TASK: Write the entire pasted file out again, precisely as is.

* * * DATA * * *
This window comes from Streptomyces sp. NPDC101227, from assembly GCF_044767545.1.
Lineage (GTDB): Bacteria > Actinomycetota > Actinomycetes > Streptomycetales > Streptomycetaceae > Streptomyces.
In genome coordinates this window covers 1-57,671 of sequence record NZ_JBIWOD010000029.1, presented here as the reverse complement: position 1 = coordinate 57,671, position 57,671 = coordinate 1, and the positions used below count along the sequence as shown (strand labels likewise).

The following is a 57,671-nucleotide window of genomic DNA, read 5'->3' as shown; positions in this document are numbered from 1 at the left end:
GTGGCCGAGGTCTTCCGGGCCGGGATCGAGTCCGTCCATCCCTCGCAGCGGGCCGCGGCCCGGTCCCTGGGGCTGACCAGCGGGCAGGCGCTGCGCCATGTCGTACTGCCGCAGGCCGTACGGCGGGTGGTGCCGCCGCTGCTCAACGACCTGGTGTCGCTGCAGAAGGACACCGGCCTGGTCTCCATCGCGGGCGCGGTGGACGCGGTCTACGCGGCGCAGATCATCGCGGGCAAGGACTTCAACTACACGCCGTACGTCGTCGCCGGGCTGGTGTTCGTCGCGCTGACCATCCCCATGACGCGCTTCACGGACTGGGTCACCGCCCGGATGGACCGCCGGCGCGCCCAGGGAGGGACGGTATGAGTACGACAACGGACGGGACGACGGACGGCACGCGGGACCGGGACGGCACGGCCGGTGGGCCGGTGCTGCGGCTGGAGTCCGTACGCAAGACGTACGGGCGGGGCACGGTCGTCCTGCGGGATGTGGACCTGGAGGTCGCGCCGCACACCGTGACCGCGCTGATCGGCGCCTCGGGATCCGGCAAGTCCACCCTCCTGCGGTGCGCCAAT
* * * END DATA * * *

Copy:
This window comes from Streptomyces sp. NPDC101227, from assembly GCF_044767545.1.
Lineage (GTDB): Bacteria > Actinomycetota > Actinomycetes > Streptomycetales > Streptomycetaceae > Streptomyces.
In genome coordinates this window covers 1-57,671 of sequence record NZ_JBIWOD010000029.1, presented here as the reverse complement: position 1 = coordinate 57,671, position 57,671 = coordinate 1, and the positions used below count along the sequence as shown (strand labels likewise).

The following is a 57,671-nucleotide window of genomic DNA, read 5'->3' as shown; positions in this document are numbered from 1 at the left end:
GTGGCCGAGGTCTTCCGGGCCGGGATCGAGTCCGTCCATCCCTCGCAGCGGGCCGCGGCCCGGTCCCTGGGGCTGACCAGCGGGCAGGCGCTGCGCCATGTCGTACTGCCGCAGGCCGTACGGCGGGTGGTGCCGCCGCTGCTCAACGACCTGGTGTCGCTGCAGAAGGACACCGGCCTGGTCTCCATCGCGGGCGCGGTGGACGCGGTCTACGCGGCGCAGATCATCGCGGGCAAGGACTTCAACTACACGCCGTACGTCGTCGCCGGGCTGGTGTTCGTCGCGCTGACCATCCCCATGACGCGCTTCACGGACTGGGTCACCGCCCGGATGGACCGCCGGCGCGCCCAGGGAGGGACGGTATGAGTACGACAACGGACGGGACGACGGACGGCACGCGGGACCGGGACGGCACGGCCGGTGGGCCGGTGCTGCGGCTGGAGTCCGTACGCAAGACGTACGGGCGGGGCACGGTCGTCCTGCGGGATGTGGACCTGGAGGTCGCGCCGCACACCGTGACCGCGCTGATCGGCGCCTCGGGATCCGGCAAGTCCACCCTCCTGCGGTGCGCCAAT